Skip to content
Link copied to clipboard

Good or bad, it's Chip Kelly at the Eagles' controls

AFTER MALCOLM JENKINS complained about not getting enough of an overview of how mistakes are addressed to be an effective leader outside of his position grouping, the veteran safety basically was told, "Yeah, and that's how we like it."

AFTER MALCOLM JENKINS complained about not getting enough of an overview of how mistakes are addressed to be an effective leader outside of his position grouping, the veteran safety basically was told, "Yeah, and that's how we like it."

You can draw a direct line from Jenkins not feeling comfortable telling, say, a linebacker he needs to find his way into the correct gap just a tad more often, to quarterback Sam Bradford not really running a huddle, or controlling the offense in any tangible sense.

Control rests on the sideline, with the guy who decides which placards are thrust into the air for each offensive position group to read. Bradford can adjust plays postsnap, but he has neither authority nor capability to audible into a different play before he gets the ball.

Asked Wednesday why mistakes aren't addressed with the full team (or even with the full offense or full defense), Eagles coach Chip Kelly said: "Because my right guard doesn't really care what our free safety does. So it's not really efficient for Matt Tobin to listen to what the instruction is to the free safety. When you want to get detailed in terms of making corrections, it needs to be done in the position group, because those guys are paying attention to what's going on in their position."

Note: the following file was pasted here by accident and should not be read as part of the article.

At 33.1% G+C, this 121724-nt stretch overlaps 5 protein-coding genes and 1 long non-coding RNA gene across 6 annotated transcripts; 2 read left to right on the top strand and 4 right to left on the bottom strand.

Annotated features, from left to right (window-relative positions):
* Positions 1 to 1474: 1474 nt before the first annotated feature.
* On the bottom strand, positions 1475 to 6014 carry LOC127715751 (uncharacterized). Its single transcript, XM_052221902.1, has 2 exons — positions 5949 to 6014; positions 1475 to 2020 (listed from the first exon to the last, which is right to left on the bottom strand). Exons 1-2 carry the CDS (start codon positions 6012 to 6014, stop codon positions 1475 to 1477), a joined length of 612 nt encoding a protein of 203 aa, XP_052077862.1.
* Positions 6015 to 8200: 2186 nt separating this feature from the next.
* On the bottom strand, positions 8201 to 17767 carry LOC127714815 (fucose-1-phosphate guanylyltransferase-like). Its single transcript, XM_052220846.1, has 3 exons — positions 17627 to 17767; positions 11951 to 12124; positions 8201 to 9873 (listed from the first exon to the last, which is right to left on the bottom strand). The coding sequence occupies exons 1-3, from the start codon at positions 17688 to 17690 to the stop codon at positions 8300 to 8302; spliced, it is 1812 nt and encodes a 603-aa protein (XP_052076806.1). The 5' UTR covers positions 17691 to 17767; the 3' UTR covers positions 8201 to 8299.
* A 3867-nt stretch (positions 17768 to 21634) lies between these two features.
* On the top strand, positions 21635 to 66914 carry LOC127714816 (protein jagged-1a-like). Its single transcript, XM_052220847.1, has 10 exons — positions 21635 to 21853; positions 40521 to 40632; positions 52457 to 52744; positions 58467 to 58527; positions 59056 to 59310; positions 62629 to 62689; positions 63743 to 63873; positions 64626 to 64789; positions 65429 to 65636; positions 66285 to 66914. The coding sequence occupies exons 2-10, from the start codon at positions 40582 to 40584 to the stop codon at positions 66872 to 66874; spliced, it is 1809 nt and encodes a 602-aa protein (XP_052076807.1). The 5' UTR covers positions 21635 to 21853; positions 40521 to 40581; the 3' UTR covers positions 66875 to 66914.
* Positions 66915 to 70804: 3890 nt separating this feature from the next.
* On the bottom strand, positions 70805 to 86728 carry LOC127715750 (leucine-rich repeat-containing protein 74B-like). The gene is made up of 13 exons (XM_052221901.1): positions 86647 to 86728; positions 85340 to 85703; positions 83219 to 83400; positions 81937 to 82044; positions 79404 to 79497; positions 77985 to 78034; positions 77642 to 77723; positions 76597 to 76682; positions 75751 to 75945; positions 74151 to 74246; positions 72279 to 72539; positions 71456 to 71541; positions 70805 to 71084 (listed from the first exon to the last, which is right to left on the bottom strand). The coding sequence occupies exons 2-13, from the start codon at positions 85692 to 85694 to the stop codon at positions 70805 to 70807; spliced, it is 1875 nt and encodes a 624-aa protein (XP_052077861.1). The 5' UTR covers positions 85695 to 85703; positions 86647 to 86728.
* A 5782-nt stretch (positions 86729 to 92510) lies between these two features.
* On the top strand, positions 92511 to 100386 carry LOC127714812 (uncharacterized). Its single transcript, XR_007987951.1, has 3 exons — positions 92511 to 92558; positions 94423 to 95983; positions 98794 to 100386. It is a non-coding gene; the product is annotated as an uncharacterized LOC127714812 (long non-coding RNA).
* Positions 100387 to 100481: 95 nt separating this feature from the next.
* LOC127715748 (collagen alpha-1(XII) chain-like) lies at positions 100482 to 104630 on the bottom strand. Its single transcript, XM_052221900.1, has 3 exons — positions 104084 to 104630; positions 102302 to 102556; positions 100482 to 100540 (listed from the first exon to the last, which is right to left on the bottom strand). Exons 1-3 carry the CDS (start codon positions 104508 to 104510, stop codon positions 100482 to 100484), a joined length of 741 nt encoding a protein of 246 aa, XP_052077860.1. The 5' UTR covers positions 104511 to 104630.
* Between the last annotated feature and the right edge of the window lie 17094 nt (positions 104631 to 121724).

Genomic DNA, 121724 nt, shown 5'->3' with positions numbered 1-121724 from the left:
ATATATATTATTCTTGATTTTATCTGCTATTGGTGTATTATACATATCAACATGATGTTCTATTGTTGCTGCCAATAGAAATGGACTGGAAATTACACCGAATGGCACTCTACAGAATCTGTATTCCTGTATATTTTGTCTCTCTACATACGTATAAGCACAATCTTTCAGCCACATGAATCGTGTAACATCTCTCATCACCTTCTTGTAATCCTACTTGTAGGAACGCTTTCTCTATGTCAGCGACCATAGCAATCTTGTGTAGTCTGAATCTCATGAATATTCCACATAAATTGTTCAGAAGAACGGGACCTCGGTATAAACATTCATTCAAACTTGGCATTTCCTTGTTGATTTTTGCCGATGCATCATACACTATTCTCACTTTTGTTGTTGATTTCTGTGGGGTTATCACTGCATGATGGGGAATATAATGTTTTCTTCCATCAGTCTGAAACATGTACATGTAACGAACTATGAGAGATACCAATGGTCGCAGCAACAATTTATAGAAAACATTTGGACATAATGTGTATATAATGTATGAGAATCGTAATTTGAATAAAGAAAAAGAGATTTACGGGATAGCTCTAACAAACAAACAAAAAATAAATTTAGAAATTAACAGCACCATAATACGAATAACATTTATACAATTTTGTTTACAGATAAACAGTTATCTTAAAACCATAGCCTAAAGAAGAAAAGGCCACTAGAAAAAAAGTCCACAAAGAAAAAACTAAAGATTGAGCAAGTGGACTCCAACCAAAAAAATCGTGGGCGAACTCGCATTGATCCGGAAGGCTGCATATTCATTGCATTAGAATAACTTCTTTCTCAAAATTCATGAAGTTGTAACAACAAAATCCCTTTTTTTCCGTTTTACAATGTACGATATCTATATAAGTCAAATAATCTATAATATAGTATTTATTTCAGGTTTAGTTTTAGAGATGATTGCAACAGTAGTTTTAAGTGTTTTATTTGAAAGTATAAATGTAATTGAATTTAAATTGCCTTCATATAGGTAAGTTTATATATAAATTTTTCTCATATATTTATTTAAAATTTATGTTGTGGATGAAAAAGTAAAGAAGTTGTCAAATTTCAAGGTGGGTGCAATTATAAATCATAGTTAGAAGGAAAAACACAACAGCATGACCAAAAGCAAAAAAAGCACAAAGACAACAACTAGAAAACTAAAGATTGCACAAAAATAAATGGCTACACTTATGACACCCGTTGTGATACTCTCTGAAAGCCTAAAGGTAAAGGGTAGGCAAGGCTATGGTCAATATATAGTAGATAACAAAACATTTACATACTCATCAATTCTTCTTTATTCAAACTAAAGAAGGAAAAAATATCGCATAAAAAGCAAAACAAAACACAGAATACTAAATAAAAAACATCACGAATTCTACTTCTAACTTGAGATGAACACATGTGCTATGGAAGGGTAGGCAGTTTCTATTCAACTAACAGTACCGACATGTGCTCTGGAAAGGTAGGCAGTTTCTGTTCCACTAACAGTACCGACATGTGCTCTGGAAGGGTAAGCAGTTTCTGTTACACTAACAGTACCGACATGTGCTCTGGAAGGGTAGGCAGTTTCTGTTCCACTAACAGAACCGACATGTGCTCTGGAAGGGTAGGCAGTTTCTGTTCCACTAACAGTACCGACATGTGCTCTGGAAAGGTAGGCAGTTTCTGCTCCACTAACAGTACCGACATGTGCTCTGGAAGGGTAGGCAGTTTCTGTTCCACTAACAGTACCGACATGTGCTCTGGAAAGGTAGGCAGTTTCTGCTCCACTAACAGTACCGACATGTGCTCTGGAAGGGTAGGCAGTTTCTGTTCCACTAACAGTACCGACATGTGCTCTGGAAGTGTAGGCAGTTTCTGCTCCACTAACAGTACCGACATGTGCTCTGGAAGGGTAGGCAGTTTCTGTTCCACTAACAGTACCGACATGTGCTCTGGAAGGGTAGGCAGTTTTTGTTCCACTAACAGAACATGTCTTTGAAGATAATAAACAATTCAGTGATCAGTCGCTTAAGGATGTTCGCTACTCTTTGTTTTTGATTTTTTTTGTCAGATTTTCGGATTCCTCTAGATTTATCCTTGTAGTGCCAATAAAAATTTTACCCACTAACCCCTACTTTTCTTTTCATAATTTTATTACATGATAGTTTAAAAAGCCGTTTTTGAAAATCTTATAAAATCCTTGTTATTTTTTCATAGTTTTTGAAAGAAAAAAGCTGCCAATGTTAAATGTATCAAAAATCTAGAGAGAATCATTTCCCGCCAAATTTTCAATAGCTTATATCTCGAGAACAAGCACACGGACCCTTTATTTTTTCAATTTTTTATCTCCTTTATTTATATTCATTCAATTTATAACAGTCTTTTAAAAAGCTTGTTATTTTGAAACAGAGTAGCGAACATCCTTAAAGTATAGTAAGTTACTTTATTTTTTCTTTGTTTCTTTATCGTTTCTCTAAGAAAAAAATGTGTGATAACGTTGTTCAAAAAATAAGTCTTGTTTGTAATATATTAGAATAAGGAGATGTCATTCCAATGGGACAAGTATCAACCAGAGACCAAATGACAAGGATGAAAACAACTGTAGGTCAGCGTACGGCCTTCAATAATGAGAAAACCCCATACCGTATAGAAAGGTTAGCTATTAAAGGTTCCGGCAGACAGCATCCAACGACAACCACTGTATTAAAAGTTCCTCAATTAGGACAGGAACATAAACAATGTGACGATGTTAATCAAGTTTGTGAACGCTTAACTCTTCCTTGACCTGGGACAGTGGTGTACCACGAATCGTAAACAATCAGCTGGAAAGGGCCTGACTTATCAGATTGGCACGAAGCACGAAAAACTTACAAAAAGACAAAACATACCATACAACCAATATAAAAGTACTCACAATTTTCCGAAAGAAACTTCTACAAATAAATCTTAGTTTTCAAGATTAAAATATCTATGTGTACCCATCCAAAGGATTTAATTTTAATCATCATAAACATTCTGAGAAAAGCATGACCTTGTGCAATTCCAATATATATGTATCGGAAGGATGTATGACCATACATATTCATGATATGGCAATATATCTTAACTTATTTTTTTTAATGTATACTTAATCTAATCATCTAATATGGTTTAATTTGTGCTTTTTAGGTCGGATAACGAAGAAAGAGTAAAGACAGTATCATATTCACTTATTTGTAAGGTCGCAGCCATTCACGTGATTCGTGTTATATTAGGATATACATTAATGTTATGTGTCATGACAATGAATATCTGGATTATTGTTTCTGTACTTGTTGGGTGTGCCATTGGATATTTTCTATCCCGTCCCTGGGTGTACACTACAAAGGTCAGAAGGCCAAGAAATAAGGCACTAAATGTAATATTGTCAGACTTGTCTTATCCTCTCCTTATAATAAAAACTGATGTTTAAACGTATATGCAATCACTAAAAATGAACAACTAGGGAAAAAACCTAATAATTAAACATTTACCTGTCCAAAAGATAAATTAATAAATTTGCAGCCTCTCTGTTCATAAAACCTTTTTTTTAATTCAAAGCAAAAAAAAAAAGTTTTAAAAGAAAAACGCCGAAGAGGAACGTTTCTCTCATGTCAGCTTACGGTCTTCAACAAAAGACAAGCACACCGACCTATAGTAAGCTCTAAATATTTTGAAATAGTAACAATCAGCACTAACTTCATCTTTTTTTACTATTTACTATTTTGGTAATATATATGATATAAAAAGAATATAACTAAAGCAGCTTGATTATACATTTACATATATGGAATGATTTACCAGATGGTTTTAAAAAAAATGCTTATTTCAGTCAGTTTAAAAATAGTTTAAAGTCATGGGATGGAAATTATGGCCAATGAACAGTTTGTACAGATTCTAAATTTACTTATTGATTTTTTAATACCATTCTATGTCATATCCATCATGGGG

Later, Kelly said players worrying about the performance of players at other positions is "how you get into finger-pointing, and that's not conducive to being successful."

On Tuesday, Jenkins called himself "a bit of a control freak" for wanting to know "what the mistakes are and what we're trying to get better at."

"Obviously, Billy (Davis, the defensive coordinator) and the coaching staff feel that's not necessarily my place, and that's their right, and they handle it a lot different than what I've been used to," Jenkins said, as he tried to walk back his Monday night comments on 94WIP, without disowning them.

"I don't buy that," Kelly said, when asked whether the possibility of being called out in front of the entire team might make players more accountable. "I think (defensive backs coach Cory Undlin) does a great job in calling out our guys in the DB room, and it's not calling out - it's instructing them on what they did right and what they did wrong. If you need to get called out in front of a group, then you're not getting things accomplished in your individual position meeting. And that's not the case."

Kelly dismissed Jenkins' other criticism, that in the wake of back-to-back blowout losses, maybe the Eagles needed to slow down their frantic tempo this week in practice and in meetings, "identify some things, reset, and then move forward."

"Well, that's what we do every day," Kelly said. "I think when we meet individually in position meetings, our coaches will go over every single play that was run against us in the past game . . . Tuesday when they get back here, the first thing we do (with the whole team) is address the game that we just played. Then we go over that in detail in each position group."